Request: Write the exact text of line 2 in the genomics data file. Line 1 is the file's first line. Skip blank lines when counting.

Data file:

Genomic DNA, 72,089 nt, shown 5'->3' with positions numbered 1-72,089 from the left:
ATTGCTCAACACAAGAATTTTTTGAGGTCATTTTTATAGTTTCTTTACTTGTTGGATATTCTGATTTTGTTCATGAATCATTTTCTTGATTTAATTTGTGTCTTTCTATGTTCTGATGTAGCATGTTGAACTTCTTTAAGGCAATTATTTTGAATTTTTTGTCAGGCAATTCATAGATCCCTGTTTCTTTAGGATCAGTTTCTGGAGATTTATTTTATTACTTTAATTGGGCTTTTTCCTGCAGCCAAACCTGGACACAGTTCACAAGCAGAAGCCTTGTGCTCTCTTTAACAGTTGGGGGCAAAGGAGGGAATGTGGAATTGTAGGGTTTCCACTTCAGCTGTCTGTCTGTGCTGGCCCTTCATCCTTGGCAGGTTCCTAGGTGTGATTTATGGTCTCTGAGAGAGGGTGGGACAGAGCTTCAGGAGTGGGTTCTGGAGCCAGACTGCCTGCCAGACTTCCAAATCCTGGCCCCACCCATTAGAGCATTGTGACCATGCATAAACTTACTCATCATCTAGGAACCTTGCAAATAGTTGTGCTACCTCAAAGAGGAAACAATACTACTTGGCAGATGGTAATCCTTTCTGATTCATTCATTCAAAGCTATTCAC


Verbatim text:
ATTGCTCAACACAAGAATTTTTTGAGGTCATTTTTATAGTTTCTTTACTTGTTGGATATTCTGATTTTGTTCATGAATCATTTTCTTGATTTAATTTGTGTCTTTCTATGTTCTGATGTAGCATGTTGAACTTCTTTAAGGCAATTATTTTGAATTTTTTGTCAGGCAATTCATAGATCCCTGTTTCTTTAGGATCAGTTTCTGGAGATTTATTTTATTACTTTAATTGGGCTTTTTCCTGCAGCCAAACCTGGACACAGTTCACAAGCAGAAGCCTTGTGCTCTCTTTAACAGTTGGGGGCAAAGGAGGGAATGTGGAATTGTAGGGTTTCCACTTCAGCTGTCTGTCTGTGCTGGCCCTTCATCCTTGGCAGGTTCCTAGGTGTGATTTATGGTCTCTGAGAGAGGGTGGGACAGAGCTTCAGGAGTGGGTTCTGGAGCCAGACTGCCTGCCAGACTTCCAAATCCTGGCCCCACCCATTAGAGCATTGTGACCATGCATAAACTTACTCATCATCTAGGAACCTTGCAAATAGTTGTGCTACCTCAAAGAGGAAACAATACTACTTGGCAGATGGTAATCCTTTCTGATTCATTCATTCAAAGCTATTCAC